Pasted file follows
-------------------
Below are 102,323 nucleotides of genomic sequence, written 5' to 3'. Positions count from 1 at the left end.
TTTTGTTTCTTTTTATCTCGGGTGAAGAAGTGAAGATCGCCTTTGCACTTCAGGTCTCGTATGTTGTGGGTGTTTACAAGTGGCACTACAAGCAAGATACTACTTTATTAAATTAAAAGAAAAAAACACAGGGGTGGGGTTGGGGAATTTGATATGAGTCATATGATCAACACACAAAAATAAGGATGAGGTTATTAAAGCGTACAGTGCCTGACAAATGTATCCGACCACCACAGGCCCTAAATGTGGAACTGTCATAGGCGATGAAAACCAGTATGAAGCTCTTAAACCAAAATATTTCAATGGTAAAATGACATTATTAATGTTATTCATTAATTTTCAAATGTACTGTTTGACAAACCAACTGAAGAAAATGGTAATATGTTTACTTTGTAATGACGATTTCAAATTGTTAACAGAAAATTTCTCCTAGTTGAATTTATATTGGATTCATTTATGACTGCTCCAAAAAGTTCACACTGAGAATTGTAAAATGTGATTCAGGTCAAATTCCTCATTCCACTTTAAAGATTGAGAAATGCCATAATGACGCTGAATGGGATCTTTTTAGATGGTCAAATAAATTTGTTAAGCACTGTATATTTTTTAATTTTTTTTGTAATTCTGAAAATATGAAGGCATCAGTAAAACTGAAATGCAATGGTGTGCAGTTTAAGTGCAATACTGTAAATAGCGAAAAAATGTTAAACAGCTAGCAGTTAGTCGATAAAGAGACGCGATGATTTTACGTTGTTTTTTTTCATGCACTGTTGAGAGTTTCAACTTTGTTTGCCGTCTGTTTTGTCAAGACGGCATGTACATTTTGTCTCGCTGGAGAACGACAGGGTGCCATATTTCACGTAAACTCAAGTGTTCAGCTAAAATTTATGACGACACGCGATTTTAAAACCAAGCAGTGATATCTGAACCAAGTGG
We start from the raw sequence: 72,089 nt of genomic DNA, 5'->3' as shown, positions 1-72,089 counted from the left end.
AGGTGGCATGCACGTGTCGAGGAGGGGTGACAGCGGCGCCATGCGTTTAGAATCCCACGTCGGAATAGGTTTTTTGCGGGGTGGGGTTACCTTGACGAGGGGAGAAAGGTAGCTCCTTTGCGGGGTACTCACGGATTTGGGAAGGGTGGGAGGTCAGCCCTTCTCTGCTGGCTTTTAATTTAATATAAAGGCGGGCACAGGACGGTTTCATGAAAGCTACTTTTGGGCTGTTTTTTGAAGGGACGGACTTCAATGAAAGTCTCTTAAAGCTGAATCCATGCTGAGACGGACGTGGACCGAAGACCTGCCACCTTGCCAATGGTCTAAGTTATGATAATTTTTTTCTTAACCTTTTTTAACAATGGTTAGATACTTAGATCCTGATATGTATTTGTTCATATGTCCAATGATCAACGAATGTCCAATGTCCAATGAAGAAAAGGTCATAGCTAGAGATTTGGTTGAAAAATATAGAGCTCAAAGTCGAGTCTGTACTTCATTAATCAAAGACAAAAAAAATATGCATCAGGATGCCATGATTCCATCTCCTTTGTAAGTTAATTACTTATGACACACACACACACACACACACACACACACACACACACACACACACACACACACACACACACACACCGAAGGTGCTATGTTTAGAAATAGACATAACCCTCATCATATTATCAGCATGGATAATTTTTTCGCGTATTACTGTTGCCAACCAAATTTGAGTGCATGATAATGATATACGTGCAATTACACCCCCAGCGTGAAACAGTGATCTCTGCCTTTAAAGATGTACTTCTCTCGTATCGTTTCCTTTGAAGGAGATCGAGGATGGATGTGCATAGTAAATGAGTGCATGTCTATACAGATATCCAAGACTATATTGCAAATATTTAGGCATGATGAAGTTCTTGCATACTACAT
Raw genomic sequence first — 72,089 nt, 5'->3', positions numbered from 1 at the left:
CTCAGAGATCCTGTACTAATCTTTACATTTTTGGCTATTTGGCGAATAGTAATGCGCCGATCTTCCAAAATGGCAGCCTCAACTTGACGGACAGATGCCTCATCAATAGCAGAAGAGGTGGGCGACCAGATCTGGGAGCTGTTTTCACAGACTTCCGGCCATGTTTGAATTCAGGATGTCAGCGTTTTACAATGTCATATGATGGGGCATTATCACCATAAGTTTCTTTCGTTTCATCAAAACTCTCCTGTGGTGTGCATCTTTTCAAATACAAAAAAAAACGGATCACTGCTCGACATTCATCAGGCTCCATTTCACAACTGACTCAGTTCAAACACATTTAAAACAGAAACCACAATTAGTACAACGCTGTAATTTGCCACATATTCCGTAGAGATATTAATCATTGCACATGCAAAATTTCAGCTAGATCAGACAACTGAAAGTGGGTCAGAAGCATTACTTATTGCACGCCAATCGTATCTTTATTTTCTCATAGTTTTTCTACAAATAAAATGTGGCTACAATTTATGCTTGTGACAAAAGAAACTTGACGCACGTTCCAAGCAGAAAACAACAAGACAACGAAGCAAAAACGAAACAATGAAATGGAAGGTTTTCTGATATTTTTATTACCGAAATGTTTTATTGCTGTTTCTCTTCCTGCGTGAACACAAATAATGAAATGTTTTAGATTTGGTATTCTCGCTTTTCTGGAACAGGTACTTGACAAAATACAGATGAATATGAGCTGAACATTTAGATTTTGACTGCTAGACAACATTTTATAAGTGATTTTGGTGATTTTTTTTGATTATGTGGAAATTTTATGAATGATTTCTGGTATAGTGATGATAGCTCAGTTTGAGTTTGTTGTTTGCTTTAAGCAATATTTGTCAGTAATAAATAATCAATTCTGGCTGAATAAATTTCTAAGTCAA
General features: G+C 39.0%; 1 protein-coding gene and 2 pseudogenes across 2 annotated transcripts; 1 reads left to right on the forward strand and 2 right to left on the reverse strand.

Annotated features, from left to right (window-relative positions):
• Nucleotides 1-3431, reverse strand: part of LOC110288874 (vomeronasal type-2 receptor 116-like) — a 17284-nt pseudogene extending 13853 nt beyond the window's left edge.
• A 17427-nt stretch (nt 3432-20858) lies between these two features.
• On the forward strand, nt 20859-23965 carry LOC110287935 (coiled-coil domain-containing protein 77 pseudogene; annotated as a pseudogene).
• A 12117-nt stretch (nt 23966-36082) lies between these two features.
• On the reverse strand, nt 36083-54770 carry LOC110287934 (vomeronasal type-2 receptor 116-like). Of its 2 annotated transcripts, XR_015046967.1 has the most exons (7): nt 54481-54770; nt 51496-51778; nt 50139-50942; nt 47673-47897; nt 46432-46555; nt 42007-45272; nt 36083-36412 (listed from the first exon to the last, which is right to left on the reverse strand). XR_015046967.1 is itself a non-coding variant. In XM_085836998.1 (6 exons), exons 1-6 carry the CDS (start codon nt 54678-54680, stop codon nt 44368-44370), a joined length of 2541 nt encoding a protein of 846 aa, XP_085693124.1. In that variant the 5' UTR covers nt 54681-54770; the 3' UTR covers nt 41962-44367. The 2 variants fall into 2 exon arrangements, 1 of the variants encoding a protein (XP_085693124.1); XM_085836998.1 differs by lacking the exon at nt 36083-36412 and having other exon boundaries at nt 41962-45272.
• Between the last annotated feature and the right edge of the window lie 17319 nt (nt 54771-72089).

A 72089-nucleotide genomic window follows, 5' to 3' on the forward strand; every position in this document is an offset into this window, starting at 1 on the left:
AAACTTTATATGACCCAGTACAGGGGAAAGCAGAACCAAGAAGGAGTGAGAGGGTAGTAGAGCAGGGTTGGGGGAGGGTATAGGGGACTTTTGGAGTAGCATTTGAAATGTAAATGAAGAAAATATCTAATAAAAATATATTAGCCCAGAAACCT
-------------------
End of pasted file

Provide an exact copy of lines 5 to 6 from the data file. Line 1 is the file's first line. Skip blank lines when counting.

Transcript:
Raw genomic sequence first — 72,089 nt, 5'->3', positions numbered from 1 at the left:
CTCAGAGATCCTGTACTAATCTTTACATTTTTGGCTATTTGGCGAATAGTAATGCGCCGATCTTCCAAAATGGCAGCCTCAACTTGACGGACAGATGCCTCATCAATAGCAGAAGAGGTGGGCGACCAGATCTGGGAGCTGTTTTCACAGACTTCCGGCCATGTTTGAATTCAGGATGTCAGCGTTTTACAATGTCATATGATGGGGCATTATCACCATAAGTTTCTTTCGTTTCATCAAAACTCTCCTGTGGTGTGCATCTTTTCAAATACAAAAAAAAACGGATCACTGCTCGACATTCATCAGGCTCCATTTCACAACTGACTCAGTTCAAACACATTTAAAACAGAAACCACAATTAGTACAACGCTGTAATTTGCCACATATTCCGTAGAGATATTAATCATTGCACATGCAAAATTTCAGCTAGATCAGACAACTGAAAGTGGGTCAGAAGCATTACTTATTGCACGCCAATCGTATCTTTATTTTCTCATAGTTTTTCTACAAATAAAATGTGGCTACAATTTATGCTTGTGACAAAAGAAACTTGACGCACGTTCCAAGCAGAAAACAACAAGACAACGAAGCAAAAACGAAACAATGAAATGGAAGGTTTTCTGATATTTTTATTACCGAAATGTTTTATTGCTGTTTCTCTTCCTGCGTGAACACAAATAATGAAATGTTTTAGATTTGGTATTCTCGCTTTTCTGGAACAGGTACTTGACAAAATACAGATGAATATGAGCTGAACATTTAGATTTTGACTGCTAGACAACATTTTATAAGTGATTTTGGTGATTTTTTTTGATTATGTGGAAATTTTATGAATGATTTCTGGTATAGTGATGATAGCTCAGTTTGAGTTTGTTGTTTGCTTTAAGCAATATTTGTCAGTAATAAATAATCAATTCTGGCTGAATAAATTTCTAAGTCAA